On Thursday, in search of something a little different, I headed to the aqueduct. I haven't been to that part of the river for a few months - mostly because of the long grass during summer. As we saw recently, I have no difficulty finding snakes on clear, frequently used paths in autumn, so I didn't fancy chancing my luck on seldom-used, overgrown goat tracks in the middle of summer!
Even on this occasion I was suitably cautious.
Firstly I wandered down the rutted track which is the end of Boundary Road all the way to the river. I could hear Spotted Marsh Frogs in all directions, but as usual had no luck er...spotting one. Somewhat surprisingly as the weather was mild and there was only a gentle breeze, there were very few birds around. Usually this area is a hive of activity and I often see birds here which I don't see on other parts of the river.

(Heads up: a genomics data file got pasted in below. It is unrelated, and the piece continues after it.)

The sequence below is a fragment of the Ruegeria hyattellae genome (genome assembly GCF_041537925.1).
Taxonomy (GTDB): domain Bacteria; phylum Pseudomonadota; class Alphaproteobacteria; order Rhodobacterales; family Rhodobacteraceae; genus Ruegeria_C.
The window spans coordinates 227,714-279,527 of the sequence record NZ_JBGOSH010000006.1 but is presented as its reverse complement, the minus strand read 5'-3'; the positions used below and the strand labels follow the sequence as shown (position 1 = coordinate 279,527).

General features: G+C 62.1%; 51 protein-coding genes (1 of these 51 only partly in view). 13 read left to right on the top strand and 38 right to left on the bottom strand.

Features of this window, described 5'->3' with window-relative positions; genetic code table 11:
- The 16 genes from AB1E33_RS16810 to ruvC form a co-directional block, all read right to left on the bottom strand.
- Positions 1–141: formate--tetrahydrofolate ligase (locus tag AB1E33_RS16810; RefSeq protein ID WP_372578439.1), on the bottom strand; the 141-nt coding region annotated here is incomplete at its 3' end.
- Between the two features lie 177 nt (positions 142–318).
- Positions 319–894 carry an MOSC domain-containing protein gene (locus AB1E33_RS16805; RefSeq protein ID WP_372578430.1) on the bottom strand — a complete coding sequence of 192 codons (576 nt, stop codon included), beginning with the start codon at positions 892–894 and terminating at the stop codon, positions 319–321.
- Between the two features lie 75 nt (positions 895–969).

Of course there were the usual New Holland Honey Eaters, Superb Fairy-wrens, a Mudlark and a couple of Magpies, but nothing less common - with one exception. The Golden-headed Cisticola. They were everywhere. This is the only part of the river on which I have found them, but I can be pretty much guaranteed that I will either see or hear them on any occasion I am in the area.
A little research tells me that these guys are also known as Tailorbirds for their habit of stitching leaves to the outside of their nest. Like Willie Wagtails, they use fine grasses and cobwebs in the construction along with other soft material which is used to line the nest.
|Golden-headed Cisticola, rear view|
I did wander over in that direction and managed to get a few blurry photos of a raptor which circled overhead and perched briefly on one of the concrete piers. It took off again before I could get close enough for a decent shot and then reappeared circling above for several minutes, but at no time close enough to get a better photo. As best I can tell, it was probably a Brown Falcon, but I couldn't be sure.